Las Vegas Sun

January 18, 2018

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Hundreds of support staff to learn of layoffs this week

Nearly 600 letters will be mailed Monday to Clark County School District support employees, notifying them that their jobs will be eliminated for the 2009-10 academic year.

Similar notifications will go to administrators on May 15, and teachers will get the bad news in letters to be mailed May 30, district officials told the Sun.

District officials said Friday that 574 of the district’s 12,000 support staff will be getting letters notifying them of layoffs.

Teachers and administrators are still being shuffled, and district officials say it’s too soon to estimate how many letters will go out in the next two rounds of notifications.

Employees with the most seniority have the best chance of landing another position in the district.

The uncertainty has become agonizing, said Belinda “Bo” Yealy, president of the Clark County Support Employees Association, which represents the district’s custodians, instructional aides, school bus drivers, office personnel and food service workers, among others.

The association has wanted support employees to be notified as quickly as possible of potential layoffs, but more important, the information needs to be accurate, Yealy said.

She didn’t know the number of letters the district was planning to mail, adding, “Their playbook hasn’t exactly been open to us.”

Gov. Jim Gibbons signed Assembly Bill 541 into law last week, granting a two-week extension to the statutory deadline for school districts to notify people that they would not be rehired.

The support staff cuts are going to hurt schools, Yealy said. In addition to the support employees being notified, the district plans to leave about 250 vacancies unfilled.

“The kids are going to be suffering from this, and the families of our employees are going to suffer,” Yealy said. “It’s very sad.”


Put another feather in the cap of Green Valley High School’s marching band.

The Henderson student musicians have been chosen for the 2010 Macy’s Thanksgiving Day Parade.

The announcement — which came as a surprise to the students — was made Wednesday evening during the band’s concert at the Henderson Pavilion amphitheater.

The Macy’s parade organizers notify bands 18 months before the event so schools have ample time to raise money, said Diane Koutsulis, who along with Cecil Myers serves as Green Valley’s band director.

The advance notice is particularly welcome after the students’ mad scramble in December to raise $120,000 in five weeks to participate in the presidential inauguration.

If there’s a downside to the delay, it might be for the juniors currently in the band and drill team, Koutsulis said. They will participate in fundraising efforts next year, but won’t get to make the trip to New York. Most of this year’s senior band members have been to Scotland, Rome, London and Paris.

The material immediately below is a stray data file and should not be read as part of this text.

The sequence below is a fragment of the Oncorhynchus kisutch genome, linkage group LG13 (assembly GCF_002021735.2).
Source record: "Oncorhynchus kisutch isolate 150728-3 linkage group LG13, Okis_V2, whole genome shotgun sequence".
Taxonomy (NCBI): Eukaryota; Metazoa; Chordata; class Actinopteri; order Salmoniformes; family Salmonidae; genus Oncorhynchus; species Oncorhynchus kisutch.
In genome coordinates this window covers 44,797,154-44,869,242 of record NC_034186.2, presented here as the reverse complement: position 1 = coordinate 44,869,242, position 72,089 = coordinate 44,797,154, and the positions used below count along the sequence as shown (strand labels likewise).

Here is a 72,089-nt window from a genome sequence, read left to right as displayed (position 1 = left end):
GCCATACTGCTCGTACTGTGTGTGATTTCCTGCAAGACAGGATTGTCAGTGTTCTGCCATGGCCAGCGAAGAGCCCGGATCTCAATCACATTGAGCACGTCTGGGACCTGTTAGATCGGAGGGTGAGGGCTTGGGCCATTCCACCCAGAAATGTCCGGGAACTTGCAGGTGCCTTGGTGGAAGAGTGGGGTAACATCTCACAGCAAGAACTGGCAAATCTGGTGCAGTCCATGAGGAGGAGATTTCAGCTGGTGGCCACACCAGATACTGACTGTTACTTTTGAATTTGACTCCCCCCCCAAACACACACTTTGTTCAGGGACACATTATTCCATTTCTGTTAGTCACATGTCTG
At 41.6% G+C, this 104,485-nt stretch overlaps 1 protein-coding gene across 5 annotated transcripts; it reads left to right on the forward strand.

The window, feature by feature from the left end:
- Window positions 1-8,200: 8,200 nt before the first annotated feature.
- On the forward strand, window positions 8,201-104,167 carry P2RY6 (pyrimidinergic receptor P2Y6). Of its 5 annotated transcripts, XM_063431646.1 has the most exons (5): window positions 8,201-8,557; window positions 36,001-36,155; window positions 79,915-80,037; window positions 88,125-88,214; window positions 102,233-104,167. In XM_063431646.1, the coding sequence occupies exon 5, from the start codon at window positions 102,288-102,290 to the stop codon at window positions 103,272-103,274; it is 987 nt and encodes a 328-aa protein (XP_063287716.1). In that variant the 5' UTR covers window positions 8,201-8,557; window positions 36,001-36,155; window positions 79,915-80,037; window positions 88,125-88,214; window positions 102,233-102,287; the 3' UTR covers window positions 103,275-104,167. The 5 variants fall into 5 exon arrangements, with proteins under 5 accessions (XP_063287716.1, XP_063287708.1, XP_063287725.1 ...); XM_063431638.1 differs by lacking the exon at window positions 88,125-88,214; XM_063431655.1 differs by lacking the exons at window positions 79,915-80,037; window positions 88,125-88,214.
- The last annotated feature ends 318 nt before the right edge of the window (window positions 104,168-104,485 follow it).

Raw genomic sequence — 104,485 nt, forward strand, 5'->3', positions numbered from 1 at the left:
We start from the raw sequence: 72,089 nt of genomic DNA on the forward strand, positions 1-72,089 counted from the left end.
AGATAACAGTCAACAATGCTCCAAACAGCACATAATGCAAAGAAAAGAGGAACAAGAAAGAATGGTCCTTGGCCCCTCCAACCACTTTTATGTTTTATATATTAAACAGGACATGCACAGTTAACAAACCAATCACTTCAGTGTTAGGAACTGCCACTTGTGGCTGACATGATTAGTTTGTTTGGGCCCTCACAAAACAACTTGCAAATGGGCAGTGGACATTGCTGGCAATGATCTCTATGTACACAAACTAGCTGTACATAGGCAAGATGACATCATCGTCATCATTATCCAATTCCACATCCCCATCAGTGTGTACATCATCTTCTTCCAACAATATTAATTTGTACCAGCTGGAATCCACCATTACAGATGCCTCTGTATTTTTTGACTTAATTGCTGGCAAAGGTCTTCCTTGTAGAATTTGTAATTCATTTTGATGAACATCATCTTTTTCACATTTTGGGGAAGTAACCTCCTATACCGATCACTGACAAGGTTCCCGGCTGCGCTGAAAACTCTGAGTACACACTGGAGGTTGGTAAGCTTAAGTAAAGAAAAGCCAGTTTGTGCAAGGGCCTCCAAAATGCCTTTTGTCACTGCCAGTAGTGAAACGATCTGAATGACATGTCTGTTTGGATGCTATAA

Even with the host of honors the band has racked up in recent years, the Macy’s parade wasn’t a sure thing, Koutsulis said. Green Valley will be the first Southern Nevada high school to participate.


For even an experienced teacher, being moved from the third grade to the fifth grade would be a challenge.

First-year teacher Renee Duplessie had it happen after just one month on the job at Detwiler Elementary.

Duplessie’s successful adjustment, and the positive effect she’s had on her students, have earned her the title of Clark County’s New Teacher of the Year in the intermediate elementary category.

The Clark County School Board recognized her and four other first-year teachers, who were nominated by their principals. Diane Babb, a Clark County School District graduate, was the honoree in the middle school category. Babb, who earned a Millennium Scholarship to UNLV, teaches math at Bailey Middle School; Cantel McCurdy, in the elementary-primary category, is also a product of the district.

McCurdy, who teaches first grade at Sunrise Acres Elementary, graduated from Chaparral High School in 1992 and attended College of Southern Nevada and UNLV.

Earning honors in the high school category was Duane Graham. A native of Oregon, Graham teaches U.S. history and law at Basic High School.

In the special education category, the new teacher of the year is Rebecca Alleman of Brinley Middle School. Alleman, who earned a degree from Stanford University, is a member of the Teach for America corps, which trains college graduates to work in at-risk schools.

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